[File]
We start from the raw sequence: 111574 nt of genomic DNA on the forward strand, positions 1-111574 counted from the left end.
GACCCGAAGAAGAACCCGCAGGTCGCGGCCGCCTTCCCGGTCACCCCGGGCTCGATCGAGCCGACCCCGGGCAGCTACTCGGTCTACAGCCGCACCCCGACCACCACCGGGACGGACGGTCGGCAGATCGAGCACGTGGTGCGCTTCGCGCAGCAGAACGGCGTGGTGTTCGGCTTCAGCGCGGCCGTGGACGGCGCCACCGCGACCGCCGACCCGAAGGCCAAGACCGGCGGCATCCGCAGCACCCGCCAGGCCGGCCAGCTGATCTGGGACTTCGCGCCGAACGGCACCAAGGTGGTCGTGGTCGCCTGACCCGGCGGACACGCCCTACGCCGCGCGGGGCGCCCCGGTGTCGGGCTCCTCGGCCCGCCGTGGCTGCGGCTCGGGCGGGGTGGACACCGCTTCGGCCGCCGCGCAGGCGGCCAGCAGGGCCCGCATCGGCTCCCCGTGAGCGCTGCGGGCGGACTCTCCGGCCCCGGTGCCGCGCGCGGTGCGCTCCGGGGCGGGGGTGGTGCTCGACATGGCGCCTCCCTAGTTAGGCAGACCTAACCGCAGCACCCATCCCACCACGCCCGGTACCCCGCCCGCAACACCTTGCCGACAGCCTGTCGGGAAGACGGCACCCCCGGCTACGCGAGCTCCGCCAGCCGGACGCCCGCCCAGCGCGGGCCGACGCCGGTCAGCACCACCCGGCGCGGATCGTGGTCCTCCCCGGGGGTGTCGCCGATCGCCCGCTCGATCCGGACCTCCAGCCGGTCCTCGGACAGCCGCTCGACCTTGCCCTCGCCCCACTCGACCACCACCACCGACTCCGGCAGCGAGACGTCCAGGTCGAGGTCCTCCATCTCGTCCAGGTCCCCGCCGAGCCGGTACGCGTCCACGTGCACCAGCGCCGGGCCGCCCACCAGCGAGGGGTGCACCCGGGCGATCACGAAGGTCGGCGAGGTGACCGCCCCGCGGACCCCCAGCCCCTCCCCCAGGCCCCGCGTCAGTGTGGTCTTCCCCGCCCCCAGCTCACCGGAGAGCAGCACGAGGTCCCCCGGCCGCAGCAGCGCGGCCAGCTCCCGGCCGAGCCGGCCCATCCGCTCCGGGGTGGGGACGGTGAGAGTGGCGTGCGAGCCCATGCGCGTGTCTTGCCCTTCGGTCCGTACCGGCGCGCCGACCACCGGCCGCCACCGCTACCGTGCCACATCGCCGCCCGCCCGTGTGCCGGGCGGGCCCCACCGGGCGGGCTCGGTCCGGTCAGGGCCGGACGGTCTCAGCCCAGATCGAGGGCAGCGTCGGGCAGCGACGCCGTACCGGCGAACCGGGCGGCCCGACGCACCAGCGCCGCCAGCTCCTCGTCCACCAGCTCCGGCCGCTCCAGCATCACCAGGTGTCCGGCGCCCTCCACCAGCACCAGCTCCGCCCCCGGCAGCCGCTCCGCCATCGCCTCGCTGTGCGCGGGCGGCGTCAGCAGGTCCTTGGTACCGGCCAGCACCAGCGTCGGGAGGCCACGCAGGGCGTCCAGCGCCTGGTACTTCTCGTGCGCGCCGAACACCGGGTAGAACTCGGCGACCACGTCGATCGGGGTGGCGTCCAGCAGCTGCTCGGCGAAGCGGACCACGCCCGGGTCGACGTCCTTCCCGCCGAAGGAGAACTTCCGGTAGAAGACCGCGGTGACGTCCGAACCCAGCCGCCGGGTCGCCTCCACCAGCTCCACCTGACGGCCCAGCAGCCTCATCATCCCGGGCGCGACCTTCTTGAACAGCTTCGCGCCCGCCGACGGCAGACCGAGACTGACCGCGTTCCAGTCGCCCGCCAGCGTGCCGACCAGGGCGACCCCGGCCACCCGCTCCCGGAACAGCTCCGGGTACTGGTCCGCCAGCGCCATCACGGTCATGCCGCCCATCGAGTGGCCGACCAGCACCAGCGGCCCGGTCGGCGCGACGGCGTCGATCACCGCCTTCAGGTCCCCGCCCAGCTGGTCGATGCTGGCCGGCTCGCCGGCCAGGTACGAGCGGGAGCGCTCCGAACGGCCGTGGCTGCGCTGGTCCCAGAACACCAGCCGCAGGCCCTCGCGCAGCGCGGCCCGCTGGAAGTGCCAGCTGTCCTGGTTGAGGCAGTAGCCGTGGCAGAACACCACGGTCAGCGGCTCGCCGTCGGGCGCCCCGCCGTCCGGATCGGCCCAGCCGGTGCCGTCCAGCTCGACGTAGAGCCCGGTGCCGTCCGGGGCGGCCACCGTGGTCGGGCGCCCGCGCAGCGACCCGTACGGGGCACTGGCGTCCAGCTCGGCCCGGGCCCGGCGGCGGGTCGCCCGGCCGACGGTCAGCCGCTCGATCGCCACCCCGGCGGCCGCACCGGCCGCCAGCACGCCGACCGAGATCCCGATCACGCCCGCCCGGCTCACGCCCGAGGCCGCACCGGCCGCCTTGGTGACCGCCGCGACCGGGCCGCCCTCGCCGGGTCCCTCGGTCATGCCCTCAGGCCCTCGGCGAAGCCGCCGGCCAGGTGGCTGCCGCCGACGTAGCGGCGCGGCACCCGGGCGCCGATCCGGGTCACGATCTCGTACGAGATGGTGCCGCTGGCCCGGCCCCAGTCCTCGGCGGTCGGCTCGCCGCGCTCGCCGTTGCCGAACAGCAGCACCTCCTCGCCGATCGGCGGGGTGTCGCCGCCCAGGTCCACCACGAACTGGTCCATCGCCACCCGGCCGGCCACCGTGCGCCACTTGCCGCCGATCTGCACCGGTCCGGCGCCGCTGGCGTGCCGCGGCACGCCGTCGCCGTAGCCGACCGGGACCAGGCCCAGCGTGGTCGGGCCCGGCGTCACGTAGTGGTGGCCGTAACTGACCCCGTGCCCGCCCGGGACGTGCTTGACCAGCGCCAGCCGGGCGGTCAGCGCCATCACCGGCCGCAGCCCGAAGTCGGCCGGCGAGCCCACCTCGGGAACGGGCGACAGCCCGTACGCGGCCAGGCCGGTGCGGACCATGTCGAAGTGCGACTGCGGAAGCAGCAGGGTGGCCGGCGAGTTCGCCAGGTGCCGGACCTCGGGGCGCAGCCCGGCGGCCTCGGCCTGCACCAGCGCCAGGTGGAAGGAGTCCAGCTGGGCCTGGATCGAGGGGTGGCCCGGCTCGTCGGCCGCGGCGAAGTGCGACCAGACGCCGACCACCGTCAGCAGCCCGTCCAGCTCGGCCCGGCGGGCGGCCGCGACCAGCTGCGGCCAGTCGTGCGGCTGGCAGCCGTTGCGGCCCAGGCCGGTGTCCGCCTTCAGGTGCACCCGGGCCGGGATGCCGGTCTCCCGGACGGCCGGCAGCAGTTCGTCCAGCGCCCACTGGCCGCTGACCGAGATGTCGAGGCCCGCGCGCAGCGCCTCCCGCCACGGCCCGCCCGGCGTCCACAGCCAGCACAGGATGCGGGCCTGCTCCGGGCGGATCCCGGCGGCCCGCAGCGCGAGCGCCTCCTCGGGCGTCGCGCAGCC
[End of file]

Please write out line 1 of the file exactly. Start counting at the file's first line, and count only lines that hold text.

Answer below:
We start from the raw sequence: 111574 nt of genomic DNA on the forward strand, positions 1-111574 counted from the left end.